UI/UX case study: Designing a waitstaff review app

While there are many ways to rate and review restaurants, these are not focused on evaluating individuals servers. In this exercise I would like to design an experience where diners can submit positive comments and constructive suggestions for the waitstaff, and servers can use this feedback to both improve and help to secure new employment.


— 01. Research

I started working on this project by trying to understand the current state of the industry landscape.

Competitor analysis

As I briefly mentioned at the outset, although there are many platforms designed to rate and review restaurants, these platforms are not focused on evaluating individual servers. As a result, there are no direct competitors to a product like the one I am going to design in this exercise. In support of these observations, I researched apps and sites that allowed people to rate the dining service itself or the person that provided the service.

Yelp

Yelp focuses on enabling people to write long reviews (as well as short tips) to small businesses; however there is no way to review waitstaff other than in a general comment. People use Yelp to read reviews but rarely write reviews themselves.

Google

People mostly search for restaurants on Google Search or Google Maps, neither of which allow users to review waitstaff separately. The review flow is pretty basic; it consists of submitting rating by stars, pictures, and comments.

OpenTable

OpenTable is primarily designed and used to make online reservations. The app does not let you review a restaurant unless you have made a reservation through them. More and more people use OpenTable because of it’s booking functionality.

Zomato

Zomato shows the review section above the fold in several spots. That said, the flow is pretty straight-forward and there is no way to review waitstaff separately.

Foursquare

Foursquare offers suggestions of the most highly rated places and shows you short user tip. Each of the three steps in the review flow is optional.

User interviews

My exploration of the industry landscape informed the list of questions I developed for my interviews with users.

In order to get into the appropriate mindset as well as to understand the user needs, I interviewed some of my friends who dine out regularly as well as those who work or have worked at a restaurant. I also wanted to interview a food service manager for a complete picture from the restaurant’s side.


Diners

“I go to restaurants mostly for dinner 3–4 times a week. I don’t really rate restaurants because, in my opinion, it takes too much time to write a review. I am more likely to review the negative experience to punish, take action, and warn other people. I mostly use Zagat and Michelin because they show expert ratings. Yelp looks a bit outdated to me, the photos on it are poor quality, and I do not trust it’s reviews as they were written by random people as well as they can be paid reviews. I would prefer to review anonymously because I don’t want to reveal my geo location or any other information. I might give a review to a server but doubt I’d look through other people’s server ratings that much.”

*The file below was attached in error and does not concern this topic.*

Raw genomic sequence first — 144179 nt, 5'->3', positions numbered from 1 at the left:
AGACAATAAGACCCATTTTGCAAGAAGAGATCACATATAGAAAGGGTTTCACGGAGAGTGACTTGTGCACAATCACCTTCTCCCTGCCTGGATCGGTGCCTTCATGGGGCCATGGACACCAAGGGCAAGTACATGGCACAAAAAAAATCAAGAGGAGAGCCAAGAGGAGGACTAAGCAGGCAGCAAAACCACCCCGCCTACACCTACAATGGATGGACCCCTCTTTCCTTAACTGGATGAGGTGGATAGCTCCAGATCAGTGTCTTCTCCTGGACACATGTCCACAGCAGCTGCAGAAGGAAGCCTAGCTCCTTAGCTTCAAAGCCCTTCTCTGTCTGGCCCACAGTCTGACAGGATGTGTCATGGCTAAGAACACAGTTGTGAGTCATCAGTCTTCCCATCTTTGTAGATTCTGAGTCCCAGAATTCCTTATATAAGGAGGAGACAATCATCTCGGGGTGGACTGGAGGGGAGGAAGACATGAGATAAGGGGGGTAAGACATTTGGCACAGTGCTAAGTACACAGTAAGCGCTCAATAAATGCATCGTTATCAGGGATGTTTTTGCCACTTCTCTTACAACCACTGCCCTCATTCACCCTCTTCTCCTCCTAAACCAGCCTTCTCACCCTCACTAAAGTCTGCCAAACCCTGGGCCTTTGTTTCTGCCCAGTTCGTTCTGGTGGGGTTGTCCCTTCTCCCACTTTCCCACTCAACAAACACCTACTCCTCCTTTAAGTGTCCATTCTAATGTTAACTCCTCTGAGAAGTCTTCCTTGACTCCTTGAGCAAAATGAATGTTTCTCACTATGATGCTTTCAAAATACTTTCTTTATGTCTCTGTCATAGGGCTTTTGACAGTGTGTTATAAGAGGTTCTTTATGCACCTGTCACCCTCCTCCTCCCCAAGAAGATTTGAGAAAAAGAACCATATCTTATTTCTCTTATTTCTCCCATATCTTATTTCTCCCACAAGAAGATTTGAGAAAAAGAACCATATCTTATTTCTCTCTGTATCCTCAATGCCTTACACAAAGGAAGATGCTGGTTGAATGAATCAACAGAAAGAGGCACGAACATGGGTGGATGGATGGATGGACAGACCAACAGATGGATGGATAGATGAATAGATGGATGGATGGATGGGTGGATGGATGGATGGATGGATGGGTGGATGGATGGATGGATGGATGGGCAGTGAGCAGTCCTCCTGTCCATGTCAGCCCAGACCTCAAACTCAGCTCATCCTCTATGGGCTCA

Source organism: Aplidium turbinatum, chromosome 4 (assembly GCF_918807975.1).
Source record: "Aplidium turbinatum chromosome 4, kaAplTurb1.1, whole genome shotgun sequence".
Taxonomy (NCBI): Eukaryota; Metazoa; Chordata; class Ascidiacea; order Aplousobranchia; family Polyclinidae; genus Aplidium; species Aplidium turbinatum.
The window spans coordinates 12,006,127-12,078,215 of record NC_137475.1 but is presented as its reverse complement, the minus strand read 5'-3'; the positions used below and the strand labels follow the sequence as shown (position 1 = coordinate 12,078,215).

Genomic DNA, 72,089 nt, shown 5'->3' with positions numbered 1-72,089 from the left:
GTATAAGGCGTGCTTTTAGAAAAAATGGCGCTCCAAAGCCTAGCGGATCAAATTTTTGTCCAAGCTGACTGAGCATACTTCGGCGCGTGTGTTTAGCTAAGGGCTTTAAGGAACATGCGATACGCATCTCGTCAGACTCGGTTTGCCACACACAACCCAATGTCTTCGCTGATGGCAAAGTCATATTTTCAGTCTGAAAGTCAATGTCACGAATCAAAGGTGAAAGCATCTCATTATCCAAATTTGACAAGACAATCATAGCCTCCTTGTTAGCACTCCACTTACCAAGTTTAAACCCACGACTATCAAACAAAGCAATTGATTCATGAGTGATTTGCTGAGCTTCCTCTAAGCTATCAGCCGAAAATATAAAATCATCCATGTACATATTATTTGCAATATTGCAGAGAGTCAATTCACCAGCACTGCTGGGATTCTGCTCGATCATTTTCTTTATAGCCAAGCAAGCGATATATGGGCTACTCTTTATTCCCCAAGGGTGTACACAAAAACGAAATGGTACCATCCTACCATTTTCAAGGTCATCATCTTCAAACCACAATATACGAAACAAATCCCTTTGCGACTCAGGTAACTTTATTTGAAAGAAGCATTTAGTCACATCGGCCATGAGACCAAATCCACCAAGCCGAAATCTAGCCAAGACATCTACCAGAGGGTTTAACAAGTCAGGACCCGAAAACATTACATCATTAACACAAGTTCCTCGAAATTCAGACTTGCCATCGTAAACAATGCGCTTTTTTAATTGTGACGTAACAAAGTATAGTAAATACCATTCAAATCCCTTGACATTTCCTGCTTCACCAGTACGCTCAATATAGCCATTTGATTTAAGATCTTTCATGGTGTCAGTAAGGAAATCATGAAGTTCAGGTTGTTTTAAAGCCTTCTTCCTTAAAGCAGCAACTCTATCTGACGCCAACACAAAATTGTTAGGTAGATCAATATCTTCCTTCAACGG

Karina, 32 — Journalist
“I usually eat out about once a week. A delicious compliment would more likely make me review my lunch or dinner. I have written ‘Thank you’ on a check a couple times, food and service are undoubtedly the most important parts of the dinner. I would never eat at a restaurant with an average 3-star review. I have seen some Michelin 1-star restaurants rated below 4 on Yelp (people might downrate a restaurant just because it is expensive). I care about service and not sure I would spend time on checking the server reviews.”
Alex, 35 — Manager

Takeaways

  • The most important parts of the dining experience are the Food (70%), Service (15%), Ambiance (15%), and Value (sometimes it is not worth it)
  • As for the servers, diners expect to see in them product knowledge, politeness, unobtrusiveness, etiquette, attentiveness, and cleanliness
  • Diners do not review often. While they might be willing to review servers, many diners are not convinced that seeing other peoples’ server reviews would be helpful
  • The best time to ask a diner to review is “when they bring the check”, “on my way back from a restaurant”, or “a day after I went to a restaurant”

Servers

“Sometimes we bring pen and paper for the users to review us. We consider tips to be an indirect way to say thank you. Now we share the tips equally and it would be great to be evaluated separately to see who works better. When I want to get a job at a restaurant I am willing to work for free as a trial. It’d be cool to send them a link to my resume with feedback from my previous diners.”
Taisia, 28 — Server for 5 years
“When people want to express gratitude they write on a check, they draw hearts or say “Thank you”! I have read about me in the restaurant reviews. It would be awesome to be able to read detailed feedback from the customers, sometime you just don’t know why they tipped you poorly.”
Alexander, 26 — Server for 7 years

Takeaways

  • Direct diner feedback is helpful because sometimes it is difficult for servers to tell if people enjoyed their service or not
  • Politeness is the key — even if a diner is not happy, servers they should remain polite, constructive, and willing to solve a problem
  • Having access to the diner reviews would be useful as means to help servers develop professionally

Managers